Conflict events in Libya were subject to a slight rise in July, although they steadily fell in the previous two months. Reported fatalities remained relatively constant with just over 250 deaths reported since May 2015. With overlapping conflicts occurring in distinct areas across Libya, this trend reflects stalemates on several battlefronts, including fighting in Benghazi as well as the subdued advance of the Islamic State due to confrontations with the Abu Salim Martyrs’ Brigade (ASMB). Furthermore, developments in the UNSMIL peace talks in Skhirat appear to have led to a diminishing role played by Operation Libya Dawn forces.

Fighting in Benghazi once again intensified as Islamic State militants join Ansar al-Sharia acting under the Benghazi Revolutionaries Shura Council (BRSC) to resist the Libya National Army offensive. Clashes continue to be concentrated in pockets of the city with prominent fighting taking place in the Leithi, Sabri and Buatni districts. Yet, the progress of General Khalifah Haftar’s forces remains stifled as the Special Forces soldiers sustain heavy losses in close combat. As the impasse carries on, morale within the army appears to be low, as Islamist snipers, booby-trapped houses and suicide bombers have impeded the efficiency of the operation (Libya Herald, 30 July 2015).

Despite the increased presence of Islamic State militants within Benghazi, their overall territorial influence both within Benghazi and within Libya as a country has diminished since March 2015 (see Figure 1). Whilst the overall activity of IS militants has steadily increased, their extension and reach has been limited. Islamic State fighters were operating over a larger territory in March, particularly concentrated in the central Sirte basin, and their substantial territorial gains looked to put the city of Misrata, the dominant player in the Libya Dawn coalition, under increased pressure. By July 2015 the Al-Qaeda affiliated ASMB re-established itself, driving IS militants out from their central position in Derna into the farming areas of Al-Fatayah and Korfat Al-Saba’h that lie to the east of the city. These clashes reflect broader ideological divisions between the Islamic State and Al Qaeda leadership across the MENA region.

Libya Figure 1_August 2015

The ASMB assumed a role similar to the Al-Nusra Front by acting as a buffer between the Shura Council of Islamic Youth (Islamic State) and the military establishments in Libya. The latest bout of fighting started on the 10th June after accusations that Islamic State militants killed Naseer al-Akr. Associated Press (11 June 2015) cited Akr as the head of the Shura Council of Mujahideen in Derna, established in December 2014 as a response to the Operation Dignity offensive in Benghazi. Under this coalition is the ASMB. Ensuing clashes between the ASMB and SCIY saw ASMB regain control of the city of Derna, replacing black ISIS flags that hung around the city with the Libyan tricolour.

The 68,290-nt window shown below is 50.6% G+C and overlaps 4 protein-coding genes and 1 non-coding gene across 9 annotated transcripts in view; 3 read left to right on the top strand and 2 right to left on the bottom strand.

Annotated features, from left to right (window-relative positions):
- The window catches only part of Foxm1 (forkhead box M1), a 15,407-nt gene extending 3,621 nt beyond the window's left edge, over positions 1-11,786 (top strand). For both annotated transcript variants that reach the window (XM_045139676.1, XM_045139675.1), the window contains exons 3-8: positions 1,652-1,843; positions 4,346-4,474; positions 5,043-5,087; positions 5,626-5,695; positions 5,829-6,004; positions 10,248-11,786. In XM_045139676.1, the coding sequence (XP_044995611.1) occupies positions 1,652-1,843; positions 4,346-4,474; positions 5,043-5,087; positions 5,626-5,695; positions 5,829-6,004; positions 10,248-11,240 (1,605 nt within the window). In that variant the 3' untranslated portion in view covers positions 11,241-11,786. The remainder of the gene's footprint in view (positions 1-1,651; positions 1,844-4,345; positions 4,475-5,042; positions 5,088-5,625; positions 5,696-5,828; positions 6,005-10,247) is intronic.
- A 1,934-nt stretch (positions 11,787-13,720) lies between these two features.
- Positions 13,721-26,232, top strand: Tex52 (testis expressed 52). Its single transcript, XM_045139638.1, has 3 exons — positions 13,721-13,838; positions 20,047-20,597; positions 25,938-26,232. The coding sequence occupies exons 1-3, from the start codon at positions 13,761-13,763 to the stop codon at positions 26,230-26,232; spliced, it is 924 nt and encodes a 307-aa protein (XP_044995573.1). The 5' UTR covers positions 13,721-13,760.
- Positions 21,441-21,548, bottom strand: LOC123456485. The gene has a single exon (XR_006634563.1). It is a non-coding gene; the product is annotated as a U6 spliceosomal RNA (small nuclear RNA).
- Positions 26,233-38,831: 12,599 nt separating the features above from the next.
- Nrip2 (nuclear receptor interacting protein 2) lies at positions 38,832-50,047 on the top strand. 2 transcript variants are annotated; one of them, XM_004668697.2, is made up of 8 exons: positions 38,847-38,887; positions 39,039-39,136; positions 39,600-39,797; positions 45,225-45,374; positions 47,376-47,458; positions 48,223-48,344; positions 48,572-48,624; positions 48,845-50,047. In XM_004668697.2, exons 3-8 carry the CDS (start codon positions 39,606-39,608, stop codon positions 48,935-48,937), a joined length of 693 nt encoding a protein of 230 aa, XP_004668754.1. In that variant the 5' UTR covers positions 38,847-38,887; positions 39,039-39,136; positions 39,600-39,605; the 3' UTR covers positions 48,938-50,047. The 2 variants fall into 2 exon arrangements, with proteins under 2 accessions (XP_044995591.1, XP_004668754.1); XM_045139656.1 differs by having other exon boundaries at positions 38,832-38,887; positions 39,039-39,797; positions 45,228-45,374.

Explanations for the clashes have thus far centred upon the divergent ideologies between the two groups as well as a contest over power and resources (Associated Press, 10 June 2015). As a Salafi-nationalist group (The Red Team Analysis, 26 January 2015) the ASMB falls outside of the “global Jihadi milieu” according to Aaron Y. Zelin of the Washington Institute. Conversely, the Shura Council of Islamic Youth under the IS umbrella are orientated towards a global expansionist methodology. The nature of this ideological split is similar to that in Syria, where the Al-Nusra Front rejected allegiance to Abu Bakr al-Baghdadi’s caliphate, aligning itself with Al-Qaeda, prompting hostility between them and the Islamic State of Iraq and Syria (ISIS). In Libya, the group’s distinct histories, methodologies and strategies have meant that the ASMB is incompatible with the Islamic States’ co-optive strategies to absorb local militant groups. Furthermore, ASMB’s acquiescence to the orthodox political process has sought to antagonise the SCIY. A flashpoint of contestation is that ASMB provided shelter to Mustafa Abdel Jalil, the Chairman of the National Transitional Council (NTC) and that they operated under the remit of the Interior Minister during 2012 (The Maghrebi Note, 16 December 2014).